Gulf Coast solitary bee (Hesperapis oraria) / Photo: jtalbert04, iNaturalist.org
The Center for Biological Diversity has filed a petition asking the U.S. Fish and Wildlife Service to give Endangered Species Act protection to the Gulf Coast solitary bee. In the past decade, the increasingly rare native bee has been documented at only six locations along the coastal dunes and barrier islands of Florida’s northern Gulf Coast.
This fuzzy, yellow-and-black-striped bee is a member of the oldest family of bees on Earth and the only known species of its subfamily in the eastern United States. It has been pushed to the brink of extinction by urbanization, pesticides and climate change-induced sea-level rise and storm surges.
“If we don’t act quickly, Florida will lose this beautiful little native bee forever,” said Dr. Tara Cornelisse, an entomologist’s who’s a senior scientist at the Center. “We can’t stand by and let climate change, development and pesticides wipe out the animals and plants that make up the unique dune ecosystems the region is known for.”
By the time the Gulf Coast solitary bee was discovered by scientists in 1993, it was found only in 15 locations from the coast of Mississippi to near Panama City, Fla. In 2012, when the last Florida-wide count was conducted, only 47 individuals were documented at six sites.
Unlike the great majority of the nation’s more than 4,000 native bee species, the Gulf Coast solitary bee specializes in pollinating just one plant, the Coastal Plain honeycomb head, whose bright-yellow flowers are emblematic of the dune ecosystem.
Female Gulf Coast solitary bees collect pollen from the plants to feed their young. They then deposit both the pollen balls and their eggs in burrows they dig in open areas of soft sand, which must remain undisturbed for the next generation to emerge.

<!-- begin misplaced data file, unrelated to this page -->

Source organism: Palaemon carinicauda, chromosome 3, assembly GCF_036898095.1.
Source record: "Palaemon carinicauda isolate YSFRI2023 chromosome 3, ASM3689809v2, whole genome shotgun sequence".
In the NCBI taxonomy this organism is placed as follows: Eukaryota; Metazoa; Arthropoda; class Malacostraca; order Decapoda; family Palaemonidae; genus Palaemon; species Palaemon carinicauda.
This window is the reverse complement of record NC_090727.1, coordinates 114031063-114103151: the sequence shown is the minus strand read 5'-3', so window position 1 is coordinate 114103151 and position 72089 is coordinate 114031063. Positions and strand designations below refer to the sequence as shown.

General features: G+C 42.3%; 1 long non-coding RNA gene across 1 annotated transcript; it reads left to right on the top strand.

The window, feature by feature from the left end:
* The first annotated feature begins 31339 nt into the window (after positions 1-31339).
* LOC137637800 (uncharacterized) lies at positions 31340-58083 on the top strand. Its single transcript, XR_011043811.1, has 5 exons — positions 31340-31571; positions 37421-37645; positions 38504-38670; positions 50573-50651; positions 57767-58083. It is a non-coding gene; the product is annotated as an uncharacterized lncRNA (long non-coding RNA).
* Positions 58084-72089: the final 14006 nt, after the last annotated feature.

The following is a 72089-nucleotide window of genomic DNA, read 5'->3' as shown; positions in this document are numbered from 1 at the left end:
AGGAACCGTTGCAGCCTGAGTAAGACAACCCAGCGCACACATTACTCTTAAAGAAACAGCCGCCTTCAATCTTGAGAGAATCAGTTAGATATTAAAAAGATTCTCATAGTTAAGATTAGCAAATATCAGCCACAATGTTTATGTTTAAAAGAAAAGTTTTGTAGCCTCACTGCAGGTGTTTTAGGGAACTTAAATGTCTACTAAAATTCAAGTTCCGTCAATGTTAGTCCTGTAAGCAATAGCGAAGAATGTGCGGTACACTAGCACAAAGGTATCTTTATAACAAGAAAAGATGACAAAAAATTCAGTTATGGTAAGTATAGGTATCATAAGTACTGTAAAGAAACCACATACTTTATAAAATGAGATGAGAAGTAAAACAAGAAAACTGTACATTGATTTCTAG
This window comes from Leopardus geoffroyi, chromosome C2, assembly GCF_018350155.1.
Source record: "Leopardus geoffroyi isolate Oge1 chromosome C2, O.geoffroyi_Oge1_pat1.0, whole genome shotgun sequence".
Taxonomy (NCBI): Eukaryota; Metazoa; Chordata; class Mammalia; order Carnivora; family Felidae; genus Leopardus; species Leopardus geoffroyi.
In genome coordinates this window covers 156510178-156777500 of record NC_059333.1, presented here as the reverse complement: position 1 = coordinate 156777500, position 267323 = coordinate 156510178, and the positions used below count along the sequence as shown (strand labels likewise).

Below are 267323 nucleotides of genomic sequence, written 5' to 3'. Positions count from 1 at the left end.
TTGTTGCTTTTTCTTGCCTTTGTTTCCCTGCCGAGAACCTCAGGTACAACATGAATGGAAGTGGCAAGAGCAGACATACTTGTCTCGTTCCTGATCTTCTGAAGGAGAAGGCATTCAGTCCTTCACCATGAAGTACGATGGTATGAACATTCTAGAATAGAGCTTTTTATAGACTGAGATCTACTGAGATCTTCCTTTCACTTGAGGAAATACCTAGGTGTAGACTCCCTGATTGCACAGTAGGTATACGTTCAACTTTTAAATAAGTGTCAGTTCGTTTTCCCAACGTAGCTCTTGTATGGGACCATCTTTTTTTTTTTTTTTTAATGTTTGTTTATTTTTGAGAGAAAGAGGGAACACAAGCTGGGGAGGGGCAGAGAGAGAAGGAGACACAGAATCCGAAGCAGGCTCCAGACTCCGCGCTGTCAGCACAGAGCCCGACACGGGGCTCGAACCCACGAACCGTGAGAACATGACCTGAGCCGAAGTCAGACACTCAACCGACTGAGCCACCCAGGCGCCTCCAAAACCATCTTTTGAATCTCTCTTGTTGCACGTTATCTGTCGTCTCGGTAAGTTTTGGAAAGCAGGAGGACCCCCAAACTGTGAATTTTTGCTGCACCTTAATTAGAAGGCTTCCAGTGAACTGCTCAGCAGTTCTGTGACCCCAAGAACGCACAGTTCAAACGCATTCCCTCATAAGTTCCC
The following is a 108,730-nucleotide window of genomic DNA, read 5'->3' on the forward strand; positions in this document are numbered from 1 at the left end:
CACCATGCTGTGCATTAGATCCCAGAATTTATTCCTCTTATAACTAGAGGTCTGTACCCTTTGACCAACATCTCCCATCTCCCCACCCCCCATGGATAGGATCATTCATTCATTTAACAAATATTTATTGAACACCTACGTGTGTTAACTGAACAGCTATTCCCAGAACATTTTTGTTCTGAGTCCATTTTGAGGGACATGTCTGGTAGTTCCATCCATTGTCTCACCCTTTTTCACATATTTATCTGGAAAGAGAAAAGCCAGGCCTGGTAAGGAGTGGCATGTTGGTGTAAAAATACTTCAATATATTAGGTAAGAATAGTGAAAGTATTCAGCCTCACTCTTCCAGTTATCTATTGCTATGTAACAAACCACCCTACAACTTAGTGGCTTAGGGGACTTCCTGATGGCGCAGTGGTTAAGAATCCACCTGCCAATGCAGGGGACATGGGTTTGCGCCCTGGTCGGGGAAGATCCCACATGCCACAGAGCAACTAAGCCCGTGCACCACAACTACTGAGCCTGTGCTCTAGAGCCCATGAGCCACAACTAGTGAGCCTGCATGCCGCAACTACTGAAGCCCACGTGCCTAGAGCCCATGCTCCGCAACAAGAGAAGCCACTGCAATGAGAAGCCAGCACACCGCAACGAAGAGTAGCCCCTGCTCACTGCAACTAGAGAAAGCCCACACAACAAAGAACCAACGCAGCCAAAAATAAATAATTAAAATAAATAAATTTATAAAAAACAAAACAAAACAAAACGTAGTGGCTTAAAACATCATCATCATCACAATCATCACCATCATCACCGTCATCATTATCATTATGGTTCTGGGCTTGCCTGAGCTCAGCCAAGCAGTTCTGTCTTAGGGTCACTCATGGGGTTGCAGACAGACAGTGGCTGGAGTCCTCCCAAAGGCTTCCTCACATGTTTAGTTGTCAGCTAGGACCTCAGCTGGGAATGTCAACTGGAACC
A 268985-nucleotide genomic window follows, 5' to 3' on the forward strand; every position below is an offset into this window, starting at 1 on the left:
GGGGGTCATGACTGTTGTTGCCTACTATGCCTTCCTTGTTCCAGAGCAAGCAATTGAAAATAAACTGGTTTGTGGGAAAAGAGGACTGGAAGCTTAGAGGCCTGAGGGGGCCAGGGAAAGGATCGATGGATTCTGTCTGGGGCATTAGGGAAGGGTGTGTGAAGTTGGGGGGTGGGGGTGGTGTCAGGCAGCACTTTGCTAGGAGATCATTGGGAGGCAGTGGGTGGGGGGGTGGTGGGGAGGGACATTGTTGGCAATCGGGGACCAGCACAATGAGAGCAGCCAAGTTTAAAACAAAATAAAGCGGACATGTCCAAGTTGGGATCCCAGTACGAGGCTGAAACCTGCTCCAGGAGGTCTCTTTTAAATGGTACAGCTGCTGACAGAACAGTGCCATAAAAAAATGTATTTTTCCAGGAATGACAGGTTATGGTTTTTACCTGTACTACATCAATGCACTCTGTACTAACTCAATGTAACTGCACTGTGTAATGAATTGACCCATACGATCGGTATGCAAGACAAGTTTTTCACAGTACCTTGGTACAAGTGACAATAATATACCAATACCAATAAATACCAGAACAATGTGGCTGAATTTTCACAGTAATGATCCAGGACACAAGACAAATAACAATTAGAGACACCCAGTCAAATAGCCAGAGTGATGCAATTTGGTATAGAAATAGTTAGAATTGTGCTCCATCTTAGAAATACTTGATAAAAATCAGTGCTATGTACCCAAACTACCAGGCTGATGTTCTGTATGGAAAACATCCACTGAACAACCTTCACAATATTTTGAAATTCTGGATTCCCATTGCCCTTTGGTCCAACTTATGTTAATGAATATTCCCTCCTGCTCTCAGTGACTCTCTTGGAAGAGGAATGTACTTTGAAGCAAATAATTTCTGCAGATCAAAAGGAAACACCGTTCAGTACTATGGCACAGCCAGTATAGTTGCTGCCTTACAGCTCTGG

To survive, the Gulf Coast solitary bee needs areas with dense patches of the honeycomb head next to open areas of sand along the northern Gulf Coast. Unfortunately much of its habitat has been converted to housing and commercial development.
In addition, the bee is only found within about 1,500 feet of the shore, making its habitat extremely vulnerable to rising sea levels and increases in storm surges caused by climate change. The combination of higher water levels next to human housing and extensive recreation has resulted in frequent spraying of bee-toxic pesticides to control mosquitoes and other biting insects.
“The Gulf Coast solitary bee’s ongoing existence on the planet requires that we humans do a more thoughtful job of sharing its beachfront habitat,” said Cornelisse. “But with Endangered Species Act protection we can start working to reverse this loss, just as we have with hundreds of other protected plants and animals.”
The decline of the Gulf Coast solitary bee is part of a troubling trend in many of the 4,000-plus species of native, wild, mostly solitary bees in the United States that are needed to pollinate the full spectrum of wild plants.
In October of last year, the Center filed a petition today asking the U.S. Fish and Wildlife Service to give Endangered Species Act protection to the Mojave poppy bee, which is known to survive only in seven locations in Clark County, Nev.
Native bees provide more effective pollination of native plants than honeybees, which are not native to the United States. Wild pollinator declines across North America are due to habitat loss, agricultural intensification, pesticide use, invasive non-native species, and climate change.
About 90 percent of wild plants and 75 percent of leading global food crops — including 35 percent of the global food supply — depend on animal pollinators for reproduction, and the great majority of that work is done by bees.
Despite the growing evidence of the decline in bee populations, the rusty patched bumblebee is the only bee in the continental United States currently protected under the Endangered Species Act.
Reprinted from a Center for Biological Diversity news release with additional information.